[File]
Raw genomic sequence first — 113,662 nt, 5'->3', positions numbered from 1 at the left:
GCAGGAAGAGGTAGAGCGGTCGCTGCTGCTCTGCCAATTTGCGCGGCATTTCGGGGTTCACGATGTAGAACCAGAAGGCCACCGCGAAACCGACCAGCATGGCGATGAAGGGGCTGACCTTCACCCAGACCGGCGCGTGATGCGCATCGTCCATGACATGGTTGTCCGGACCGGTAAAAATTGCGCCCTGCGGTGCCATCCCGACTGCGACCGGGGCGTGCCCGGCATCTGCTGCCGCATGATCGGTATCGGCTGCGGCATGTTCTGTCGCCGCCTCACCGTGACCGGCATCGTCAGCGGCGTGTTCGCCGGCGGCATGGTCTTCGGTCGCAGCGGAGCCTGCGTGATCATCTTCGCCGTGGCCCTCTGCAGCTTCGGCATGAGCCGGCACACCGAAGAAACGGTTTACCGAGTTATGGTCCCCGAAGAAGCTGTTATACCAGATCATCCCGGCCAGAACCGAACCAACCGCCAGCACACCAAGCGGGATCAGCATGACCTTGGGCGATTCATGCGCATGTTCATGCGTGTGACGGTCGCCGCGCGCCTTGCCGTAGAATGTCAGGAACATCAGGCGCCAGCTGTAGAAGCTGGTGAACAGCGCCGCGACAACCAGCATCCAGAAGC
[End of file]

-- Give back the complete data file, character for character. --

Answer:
Raw genomic sequence first — 113,662 nt, 5'->3', positions numbered from 1 at the left:
GCAGGAAGAGGTAGAGCGGTCGCTGCTGCTCTGCCAATTTGCGCGGCATTTCGGGGTTCACGATGTAGAACCAGAAGGCCACCGCGAAACCGACCAGCATGGCGATGAAGGGGCTGACCTTCACCCAGACCGGCGCGTGATGCGCATCGTCCATGACATGGTTGTCCGGACCGGTAAAAATTGCGCCCTGCGGTGCCATCCCGACTGCGACCGGGGCGTGCCCGGCATCTGCTGCCGCATGATCGGTATCGGCTGCGGCATGTTCTGTCGCCGCCTCACCGTGACCGGCATCGTCAGCGGCGTGTTCGCCGGCGGCATGGTCTTCGGTCGCAGCGGAGCCTGCGTGATCATCTTCGCCGTGGCCCTCTGCAGCTTCGGCATGAGCCGGCACACCGAAGAAACGGTTTACCGAGTTATGGTCCCCGAAGAAGCTGTTATACCAGATCATCCCGGCCAGAACCGAACCAACCGCCAGCACACCAAGCGGGATCAGCATGACCTTGGGCGATTCATGCGCATGTTCATGCGTGTGACGGTCGCCGCGCGCCTTGCCGTAGAATGTCAGGAACATCAGGCGCCAGCTGTAGAAGCTGGTGAACAGCGCCGCGACAACCAGCATCCAGAAGC